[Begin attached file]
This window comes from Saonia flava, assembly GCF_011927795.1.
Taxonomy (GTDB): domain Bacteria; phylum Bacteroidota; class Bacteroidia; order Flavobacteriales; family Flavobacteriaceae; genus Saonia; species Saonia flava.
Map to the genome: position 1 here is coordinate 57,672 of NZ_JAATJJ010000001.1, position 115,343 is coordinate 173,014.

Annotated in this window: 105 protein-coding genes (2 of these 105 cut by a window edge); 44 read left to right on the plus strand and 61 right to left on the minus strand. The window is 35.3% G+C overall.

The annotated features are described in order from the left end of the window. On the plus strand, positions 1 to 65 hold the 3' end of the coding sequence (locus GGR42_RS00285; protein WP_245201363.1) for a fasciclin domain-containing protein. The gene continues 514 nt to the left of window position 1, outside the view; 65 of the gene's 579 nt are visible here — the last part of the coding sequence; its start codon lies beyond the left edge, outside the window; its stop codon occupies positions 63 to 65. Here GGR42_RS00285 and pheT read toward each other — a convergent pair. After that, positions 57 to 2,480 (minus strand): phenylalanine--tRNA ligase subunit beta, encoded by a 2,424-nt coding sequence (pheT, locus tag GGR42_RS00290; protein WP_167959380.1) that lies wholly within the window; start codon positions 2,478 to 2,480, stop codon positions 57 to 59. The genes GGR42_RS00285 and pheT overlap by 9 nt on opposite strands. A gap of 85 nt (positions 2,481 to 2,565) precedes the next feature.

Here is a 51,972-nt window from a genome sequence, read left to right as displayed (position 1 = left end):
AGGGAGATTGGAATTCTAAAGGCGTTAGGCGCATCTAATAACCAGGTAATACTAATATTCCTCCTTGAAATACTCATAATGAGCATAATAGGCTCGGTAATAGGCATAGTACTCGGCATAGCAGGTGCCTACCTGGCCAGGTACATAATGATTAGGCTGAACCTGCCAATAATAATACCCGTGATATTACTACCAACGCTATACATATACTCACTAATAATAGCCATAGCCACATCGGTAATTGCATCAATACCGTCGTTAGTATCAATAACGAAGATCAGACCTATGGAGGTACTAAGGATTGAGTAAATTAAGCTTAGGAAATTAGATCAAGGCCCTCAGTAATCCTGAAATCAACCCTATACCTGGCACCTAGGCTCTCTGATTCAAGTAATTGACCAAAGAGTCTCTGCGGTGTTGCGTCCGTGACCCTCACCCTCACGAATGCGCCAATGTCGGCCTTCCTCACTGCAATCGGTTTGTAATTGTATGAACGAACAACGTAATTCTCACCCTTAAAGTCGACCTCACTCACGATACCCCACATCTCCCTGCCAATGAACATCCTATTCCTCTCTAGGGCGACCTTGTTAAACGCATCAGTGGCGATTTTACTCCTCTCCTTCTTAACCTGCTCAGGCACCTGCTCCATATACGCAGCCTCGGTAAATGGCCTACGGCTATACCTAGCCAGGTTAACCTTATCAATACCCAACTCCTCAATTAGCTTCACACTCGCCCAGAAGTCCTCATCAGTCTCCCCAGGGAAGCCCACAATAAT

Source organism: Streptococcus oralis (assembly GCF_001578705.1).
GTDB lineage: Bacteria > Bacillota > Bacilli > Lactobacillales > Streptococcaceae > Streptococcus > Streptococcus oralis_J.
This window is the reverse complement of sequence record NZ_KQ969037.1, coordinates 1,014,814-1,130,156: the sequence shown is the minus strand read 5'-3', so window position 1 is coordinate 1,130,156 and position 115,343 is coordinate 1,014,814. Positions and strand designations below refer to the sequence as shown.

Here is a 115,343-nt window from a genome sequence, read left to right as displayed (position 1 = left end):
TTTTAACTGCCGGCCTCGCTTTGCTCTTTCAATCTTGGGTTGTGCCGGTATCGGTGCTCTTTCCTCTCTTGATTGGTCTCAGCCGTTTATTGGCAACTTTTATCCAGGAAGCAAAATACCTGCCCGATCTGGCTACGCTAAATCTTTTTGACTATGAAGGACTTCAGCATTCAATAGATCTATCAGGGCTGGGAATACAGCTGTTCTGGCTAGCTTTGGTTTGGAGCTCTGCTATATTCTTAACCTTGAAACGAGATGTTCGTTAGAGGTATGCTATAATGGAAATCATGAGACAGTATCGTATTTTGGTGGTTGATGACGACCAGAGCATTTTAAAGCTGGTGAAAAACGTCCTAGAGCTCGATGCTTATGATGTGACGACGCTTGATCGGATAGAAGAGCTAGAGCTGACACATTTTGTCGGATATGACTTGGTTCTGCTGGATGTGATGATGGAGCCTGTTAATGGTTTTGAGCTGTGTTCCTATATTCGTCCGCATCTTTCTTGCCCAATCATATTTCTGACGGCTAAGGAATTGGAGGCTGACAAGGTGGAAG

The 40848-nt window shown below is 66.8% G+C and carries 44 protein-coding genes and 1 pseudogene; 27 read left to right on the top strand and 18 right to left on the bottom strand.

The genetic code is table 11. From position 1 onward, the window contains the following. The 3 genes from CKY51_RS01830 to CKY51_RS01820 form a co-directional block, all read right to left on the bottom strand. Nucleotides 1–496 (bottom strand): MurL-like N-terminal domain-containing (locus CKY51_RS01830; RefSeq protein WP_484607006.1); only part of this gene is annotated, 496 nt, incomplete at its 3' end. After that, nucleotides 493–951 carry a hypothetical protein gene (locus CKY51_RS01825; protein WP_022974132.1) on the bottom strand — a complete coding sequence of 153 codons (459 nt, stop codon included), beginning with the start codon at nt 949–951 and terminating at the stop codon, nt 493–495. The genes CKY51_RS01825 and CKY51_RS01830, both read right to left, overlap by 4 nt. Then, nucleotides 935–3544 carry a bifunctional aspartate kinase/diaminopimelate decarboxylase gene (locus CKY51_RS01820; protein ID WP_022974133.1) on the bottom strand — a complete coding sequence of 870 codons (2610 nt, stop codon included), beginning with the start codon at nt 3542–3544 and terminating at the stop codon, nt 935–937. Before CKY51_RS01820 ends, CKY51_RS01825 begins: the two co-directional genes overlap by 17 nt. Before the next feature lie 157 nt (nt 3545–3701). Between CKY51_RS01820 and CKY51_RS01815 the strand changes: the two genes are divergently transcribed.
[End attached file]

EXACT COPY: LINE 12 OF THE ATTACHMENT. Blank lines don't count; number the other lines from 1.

TTTTAACTGCCGGCCTCGCTTTGCTCTTTCAATCTTGGGTTGTGCCGGTATCGGTGCTCTTTCCTCTCTTGATTGGTCTCAGCCGTTTATTGGCAACTTTTATCCAGGAAGCAAAATACCTGCCCGATCTGGCTACGCTAAATCTTTTTGACTATGAAGGACTTCAGCATTCAATAGATCTATCAGGGCTGGGAATACAGCTGTTCTGGCTAGCTTTGGTTTGGAGCTCTGCTATATTCTTAACCTTGAAACGAGATGTTCGTTAGAGGTATGCTATAATGGAAATCATGAGACAGTATCGTATTTTGGTGGTTGATGACGACCAGAGCATTTTAAAGCTGGTGAAAAACGTCCTAGAGCTCGATGCTTATGATGTGACGACGCTTGATCGGATAGAAGAGCTAGAGCTGACACATTTTGTCGGATATGACTTGGTTCTGCTGGATGTGATGATGGAGCCTGTTAATGGTTTTGAGCTGTGTTCCTATATTCGTCCGCATCTTTCTTGCCCAATCATATTTCTGACGGCTAAGGAATTGGAGGCTGACAAGGTGGAAG